Work and Death
I always hear “No one wishes they had worked more when they are on their deathbed.”
Then they have the wrong job.
I have worked helping other since 1988. I got a job at a group home for teens in the juvenile justice system. It was frustrating, hard, important work, and even when it was a terrible job, I knew I was helping people. For YEARS after a client would leave, they would call, speak to me and let me know how I helped them.
I left that field in 2007 and then started working with developmentally disabled adults in 2010, which honestly doesn’t seem that long ago at this point. When I come in to work, they are happy to see me (most days) and even making dinner and giving out pills, I am working to make their lives better.
At both of these jobs, I worked more than I should. I have usually had to have a bland full-time office job, because these jobs don’t pay a decent wage.
I also write and podcast. I am just starting to see some money from that, and I see these as my “job.” I don’t regret a single moment I have spent doing either of those things either, as it means I am creating or chatting with friends and creative people about things we love.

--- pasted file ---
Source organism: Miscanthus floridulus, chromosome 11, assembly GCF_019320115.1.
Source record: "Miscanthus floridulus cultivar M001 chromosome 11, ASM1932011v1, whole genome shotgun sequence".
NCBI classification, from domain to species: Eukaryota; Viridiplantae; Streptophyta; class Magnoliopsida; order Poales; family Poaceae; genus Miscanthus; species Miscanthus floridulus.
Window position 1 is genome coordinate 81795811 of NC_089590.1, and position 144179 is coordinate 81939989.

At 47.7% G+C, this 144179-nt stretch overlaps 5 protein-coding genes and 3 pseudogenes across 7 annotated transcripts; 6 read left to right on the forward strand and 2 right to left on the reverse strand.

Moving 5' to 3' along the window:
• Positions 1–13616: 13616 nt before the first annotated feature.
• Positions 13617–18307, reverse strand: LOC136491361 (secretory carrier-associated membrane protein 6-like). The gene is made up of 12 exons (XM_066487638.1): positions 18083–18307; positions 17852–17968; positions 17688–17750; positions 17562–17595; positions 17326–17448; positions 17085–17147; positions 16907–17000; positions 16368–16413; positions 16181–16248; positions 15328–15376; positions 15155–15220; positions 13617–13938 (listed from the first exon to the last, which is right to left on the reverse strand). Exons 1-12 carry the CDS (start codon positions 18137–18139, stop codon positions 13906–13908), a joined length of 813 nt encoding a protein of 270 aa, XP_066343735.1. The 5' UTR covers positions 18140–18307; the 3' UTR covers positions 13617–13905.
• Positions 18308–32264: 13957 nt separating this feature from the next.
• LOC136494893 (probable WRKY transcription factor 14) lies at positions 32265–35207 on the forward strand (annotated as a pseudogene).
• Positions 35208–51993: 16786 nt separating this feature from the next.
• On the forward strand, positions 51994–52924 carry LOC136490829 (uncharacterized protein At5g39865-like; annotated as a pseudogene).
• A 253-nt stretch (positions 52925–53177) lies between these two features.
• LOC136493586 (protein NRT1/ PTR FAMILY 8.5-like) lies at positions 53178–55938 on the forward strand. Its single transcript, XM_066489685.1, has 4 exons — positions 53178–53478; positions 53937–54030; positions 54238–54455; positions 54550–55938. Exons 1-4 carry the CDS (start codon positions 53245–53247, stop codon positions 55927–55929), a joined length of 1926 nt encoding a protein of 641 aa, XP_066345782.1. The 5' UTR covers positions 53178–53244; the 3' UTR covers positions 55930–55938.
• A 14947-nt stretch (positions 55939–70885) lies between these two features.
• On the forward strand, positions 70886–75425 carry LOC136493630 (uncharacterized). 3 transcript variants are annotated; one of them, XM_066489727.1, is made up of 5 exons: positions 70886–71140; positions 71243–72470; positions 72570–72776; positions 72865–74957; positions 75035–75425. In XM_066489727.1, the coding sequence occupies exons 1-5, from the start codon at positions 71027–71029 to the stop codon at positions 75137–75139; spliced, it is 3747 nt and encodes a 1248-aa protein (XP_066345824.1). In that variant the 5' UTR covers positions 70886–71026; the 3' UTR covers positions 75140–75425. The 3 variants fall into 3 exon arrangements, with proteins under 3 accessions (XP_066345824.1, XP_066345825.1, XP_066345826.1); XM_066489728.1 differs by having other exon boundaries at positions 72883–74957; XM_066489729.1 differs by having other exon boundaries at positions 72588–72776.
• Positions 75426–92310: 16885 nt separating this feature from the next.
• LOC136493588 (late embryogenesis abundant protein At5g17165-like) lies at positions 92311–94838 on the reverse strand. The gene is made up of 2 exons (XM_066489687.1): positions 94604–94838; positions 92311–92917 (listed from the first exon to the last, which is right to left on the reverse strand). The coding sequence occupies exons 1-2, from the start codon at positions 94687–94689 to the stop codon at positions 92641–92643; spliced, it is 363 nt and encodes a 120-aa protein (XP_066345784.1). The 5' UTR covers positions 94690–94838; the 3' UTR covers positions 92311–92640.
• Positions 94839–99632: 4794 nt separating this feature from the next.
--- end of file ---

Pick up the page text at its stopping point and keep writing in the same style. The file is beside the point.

Hell, there have been people in my life who, when I look back on it, I should have blown then off and taken that extra shift at the group home, and I regret ever having wasted time with them.
If you don’t wish you spent more time at your job…maybe you have the wrong job. Maybe you need to follow your bliss, find a job you WANT to do. If you are doing a job you love, it’s like you never work a day in your life.
Is it easy? Nope. Can everyone do it? Sadly, no. But I truly believe that if you have a job you love, you won’t mind working at it. I feel it is important for me to help people who I can help…so even though I get owly about being away from home, get exhausted by working with people or just complain about working too much…I know what I do matters.